Supreme Court turns down Shared Parental Pay appeal

The Supreme Court has turned down an appeal against a ruling that not enhancing Shared Parental Pay while enhancing maternity pay is discriminatory.

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The Supreme Court has turned down a request for an appeal hearing on Shared Parental Pay.

The appeal was filed against a High Court ruling that it is not discriminatory for employers to offer enhanced maternity pay while only offering statutory pay to staff taking shared parental leave.

The decision means that employers are allowed to offer enhanced maternity pay without providing the same benefits through SPL.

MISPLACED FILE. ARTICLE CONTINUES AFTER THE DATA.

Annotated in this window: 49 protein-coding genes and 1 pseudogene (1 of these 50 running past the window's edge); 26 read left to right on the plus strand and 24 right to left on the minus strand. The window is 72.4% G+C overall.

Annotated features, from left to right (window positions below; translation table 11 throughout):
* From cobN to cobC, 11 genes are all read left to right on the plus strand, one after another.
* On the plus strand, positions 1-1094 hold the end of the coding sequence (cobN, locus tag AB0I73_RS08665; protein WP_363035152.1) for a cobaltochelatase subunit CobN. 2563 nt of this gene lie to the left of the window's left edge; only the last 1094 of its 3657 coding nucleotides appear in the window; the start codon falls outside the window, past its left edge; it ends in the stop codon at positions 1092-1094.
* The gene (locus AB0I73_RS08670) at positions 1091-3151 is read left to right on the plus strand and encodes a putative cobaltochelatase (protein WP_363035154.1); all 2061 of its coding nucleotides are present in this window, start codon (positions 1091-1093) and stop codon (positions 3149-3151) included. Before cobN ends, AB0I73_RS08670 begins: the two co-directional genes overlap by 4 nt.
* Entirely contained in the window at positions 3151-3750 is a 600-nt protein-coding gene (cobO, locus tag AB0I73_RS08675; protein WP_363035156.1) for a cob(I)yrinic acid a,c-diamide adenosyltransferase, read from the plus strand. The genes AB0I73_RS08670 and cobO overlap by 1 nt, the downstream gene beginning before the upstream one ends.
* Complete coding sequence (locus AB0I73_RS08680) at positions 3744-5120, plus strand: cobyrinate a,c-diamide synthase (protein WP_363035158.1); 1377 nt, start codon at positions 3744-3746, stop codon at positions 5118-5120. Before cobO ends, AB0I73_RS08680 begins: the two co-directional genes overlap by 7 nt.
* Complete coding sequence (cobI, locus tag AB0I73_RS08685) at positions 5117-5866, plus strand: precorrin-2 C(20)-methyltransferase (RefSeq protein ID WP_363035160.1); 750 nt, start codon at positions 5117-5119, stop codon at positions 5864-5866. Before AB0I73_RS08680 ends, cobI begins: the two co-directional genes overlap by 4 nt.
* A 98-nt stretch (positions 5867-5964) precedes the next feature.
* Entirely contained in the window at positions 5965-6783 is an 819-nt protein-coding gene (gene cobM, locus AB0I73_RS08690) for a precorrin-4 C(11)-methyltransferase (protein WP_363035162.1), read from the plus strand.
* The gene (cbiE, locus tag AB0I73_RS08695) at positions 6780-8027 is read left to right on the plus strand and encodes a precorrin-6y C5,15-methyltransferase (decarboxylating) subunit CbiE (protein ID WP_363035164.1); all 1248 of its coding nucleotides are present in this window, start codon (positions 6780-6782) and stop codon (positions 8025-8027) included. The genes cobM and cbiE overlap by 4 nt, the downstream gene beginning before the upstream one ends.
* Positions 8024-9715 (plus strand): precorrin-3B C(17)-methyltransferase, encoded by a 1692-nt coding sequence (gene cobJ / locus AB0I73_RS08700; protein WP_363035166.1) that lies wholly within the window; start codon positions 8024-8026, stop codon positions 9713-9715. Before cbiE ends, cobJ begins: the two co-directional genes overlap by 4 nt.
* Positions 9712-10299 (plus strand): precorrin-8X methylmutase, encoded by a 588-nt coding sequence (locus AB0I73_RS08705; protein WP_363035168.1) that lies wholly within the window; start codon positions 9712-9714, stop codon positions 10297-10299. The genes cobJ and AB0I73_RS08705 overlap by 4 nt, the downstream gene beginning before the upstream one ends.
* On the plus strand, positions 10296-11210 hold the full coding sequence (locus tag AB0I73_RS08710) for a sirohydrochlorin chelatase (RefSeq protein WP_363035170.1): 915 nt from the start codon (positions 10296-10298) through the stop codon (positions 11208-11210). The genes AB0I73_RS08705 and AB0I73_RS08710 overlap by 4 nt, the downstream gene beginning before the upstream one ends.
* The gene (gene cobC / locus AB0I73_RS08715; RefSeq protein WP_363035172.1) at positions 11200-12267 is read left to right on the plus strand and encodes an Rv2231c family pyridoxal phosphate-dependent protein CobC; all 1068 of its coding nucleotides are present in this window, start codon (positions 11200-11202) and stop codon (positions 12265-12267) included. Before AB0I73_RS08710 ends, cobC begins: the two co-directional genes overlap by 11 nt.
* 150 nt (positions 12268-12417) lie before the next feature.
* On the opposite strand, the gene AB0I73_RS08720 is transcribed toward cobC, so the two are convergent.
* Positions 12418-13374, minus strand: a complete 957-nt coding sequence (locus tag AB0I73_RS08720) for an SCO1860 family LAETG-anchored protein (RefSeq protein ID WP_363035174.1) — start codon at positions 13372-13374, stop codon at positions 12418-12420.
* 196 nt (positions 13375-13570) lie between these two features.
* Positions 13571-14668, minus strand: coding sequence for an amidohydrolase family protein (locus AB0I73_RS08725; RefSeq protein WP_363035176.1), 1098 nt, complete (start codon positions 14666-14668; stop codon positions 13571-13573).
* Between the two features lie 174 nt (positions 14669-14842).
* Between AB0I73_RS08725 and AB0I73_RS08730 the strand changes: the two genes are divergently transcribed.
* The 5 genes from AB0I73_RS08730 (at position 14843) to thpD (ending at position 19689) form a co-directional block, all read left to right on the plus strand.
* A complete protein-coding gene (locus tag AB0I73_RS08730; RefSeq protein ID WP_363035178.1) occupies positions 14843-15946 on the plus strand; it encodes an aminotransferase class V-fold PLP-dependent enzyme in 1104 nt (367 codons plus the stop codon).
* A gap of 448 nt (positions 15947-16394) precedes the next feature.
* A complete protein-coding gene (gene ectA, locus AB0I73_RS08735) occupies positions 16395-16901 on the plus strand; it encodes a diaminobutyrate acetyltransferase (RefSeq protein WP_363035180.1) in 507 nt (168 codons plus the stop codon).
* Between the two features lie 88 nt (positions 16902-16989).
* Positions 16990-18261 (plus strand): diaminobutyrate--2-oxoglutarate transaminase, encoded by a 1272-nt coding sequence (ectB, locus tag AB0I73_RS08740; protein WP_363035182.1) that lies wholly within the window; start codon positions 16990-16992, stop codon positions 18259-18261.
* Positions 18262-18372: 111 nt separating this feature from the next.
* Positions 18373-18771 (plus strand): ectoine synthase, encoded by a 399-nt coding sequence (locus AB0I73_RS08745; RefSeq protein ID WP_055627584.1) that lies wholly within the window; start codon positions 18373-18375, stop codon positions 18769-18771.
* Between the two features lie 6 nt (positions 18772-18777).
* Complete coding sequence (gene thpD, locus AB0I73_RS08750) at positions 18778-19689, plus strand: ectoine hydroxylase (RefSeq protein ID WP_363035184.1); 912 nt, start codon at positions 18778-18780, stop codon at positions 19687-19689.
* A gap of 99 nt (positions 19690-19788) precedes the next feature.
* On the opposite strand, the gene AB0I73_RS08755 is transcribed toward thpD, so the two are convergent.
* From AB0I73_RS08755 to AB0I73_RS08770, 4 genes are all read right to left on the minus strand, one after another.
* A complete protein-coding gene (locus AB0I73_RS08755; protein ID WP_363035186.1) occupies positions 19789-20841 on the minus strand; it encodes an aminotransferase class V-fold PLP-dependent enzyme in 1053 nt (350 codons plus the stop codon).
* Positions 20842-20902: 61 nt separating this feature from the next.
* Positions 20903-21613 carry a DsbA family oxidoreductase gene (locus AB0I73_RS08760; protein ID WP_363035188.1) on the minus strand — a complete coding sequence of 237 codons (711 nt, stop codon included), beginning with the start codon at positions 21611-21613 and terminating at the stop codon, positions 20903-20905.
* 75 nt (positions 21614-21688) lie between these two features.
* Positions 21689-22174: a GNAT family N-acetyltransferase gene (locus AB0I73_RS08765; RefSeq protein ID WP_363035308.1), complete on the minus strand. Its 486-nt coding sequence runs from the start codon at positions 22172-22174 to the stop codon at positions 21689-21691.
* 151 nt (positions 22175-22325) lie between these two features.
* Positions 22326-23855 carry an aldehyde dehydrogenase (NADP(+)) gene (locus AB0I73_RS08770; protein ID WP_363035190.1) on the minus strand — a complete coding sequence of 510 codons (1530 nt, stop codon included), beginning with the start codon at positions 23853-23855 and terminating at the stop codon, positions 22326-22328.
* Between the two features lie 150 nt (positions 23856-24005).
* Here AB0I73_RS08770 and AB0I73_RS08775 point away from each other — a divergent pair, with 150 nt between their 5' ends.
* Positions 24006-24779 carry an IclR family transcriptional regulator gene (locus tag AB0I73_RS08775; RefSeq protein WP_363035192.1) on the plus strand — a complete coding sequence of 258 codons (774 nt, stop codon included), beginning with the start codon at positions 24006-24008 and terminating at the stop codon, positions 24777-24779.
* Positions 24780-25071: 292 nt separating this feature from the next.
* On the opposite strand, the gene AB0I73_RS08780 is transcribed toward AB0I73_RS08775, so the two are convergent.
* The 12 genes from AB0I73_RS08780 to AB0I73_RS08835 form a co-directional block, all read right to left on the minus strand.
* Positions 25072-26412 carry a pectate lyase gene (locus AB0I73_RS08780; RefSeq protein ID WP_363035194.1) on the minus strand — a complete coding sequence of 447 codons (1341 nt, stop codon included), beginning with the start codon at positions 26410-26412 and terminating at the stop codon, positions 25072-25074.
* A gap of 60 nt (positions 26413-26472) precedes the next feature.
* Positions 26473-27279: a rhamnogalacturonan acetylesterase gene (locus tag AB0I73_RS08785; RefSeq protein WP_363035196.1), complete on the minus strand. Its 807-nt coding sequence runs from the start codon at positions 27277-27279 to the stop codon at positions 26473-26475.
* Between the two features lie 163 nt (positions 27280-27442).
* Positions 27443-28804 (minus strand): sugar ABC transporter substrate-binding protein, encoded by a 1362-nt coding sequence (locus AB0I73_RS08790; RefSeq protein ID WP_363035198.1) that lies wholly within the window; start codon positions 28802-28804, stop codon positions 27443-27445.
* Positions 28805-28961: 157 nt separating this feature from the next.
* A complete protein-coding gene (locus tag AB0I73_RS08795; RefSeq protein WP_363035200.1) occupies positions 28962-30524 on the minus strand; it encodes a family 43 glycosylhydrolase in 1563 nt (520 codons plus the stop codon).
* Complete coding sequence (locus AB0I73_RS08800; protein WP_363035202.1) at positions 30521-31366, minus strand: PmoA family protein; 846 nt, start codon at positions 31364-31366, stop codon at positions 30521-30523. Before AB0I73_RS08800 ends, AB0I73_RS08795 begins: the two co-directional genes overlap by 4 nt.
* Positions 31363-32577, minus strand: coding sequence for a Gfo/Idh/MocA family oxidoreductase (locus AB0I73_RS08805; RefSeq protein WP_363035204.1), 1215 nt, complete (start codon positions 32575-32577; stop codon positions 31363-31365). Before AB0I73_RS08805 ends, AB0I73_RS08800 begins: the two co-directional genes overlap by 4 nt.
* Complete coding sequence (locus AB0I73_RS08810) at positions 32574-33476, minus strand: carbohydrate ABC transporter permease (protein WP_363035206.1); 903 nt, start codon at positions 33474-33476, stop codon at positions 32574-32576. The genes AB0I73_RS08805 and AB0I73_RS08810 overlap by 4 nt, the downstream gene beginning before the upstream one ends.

Another dad is also taking a similar case to appeal. Barry Price took his employer Powys Council to tribunal last year claiming that its policy on offering mothers and adopters enhanced pay discriminated against biological dads.

The panel concluded that enhanced shared parental pay and enhanced maternity pay are not comparable, as the latter takes into account the added physical burdens of childbirth.

A council spokesperson said: “Our policy on parental pay is based on national statutory requirements. It does not discriminate against males as it applies equally to females who are not the birth mother.”

Price had wanted to take SPL, but when he found out he would only get statutory pay he changed his mind.

 



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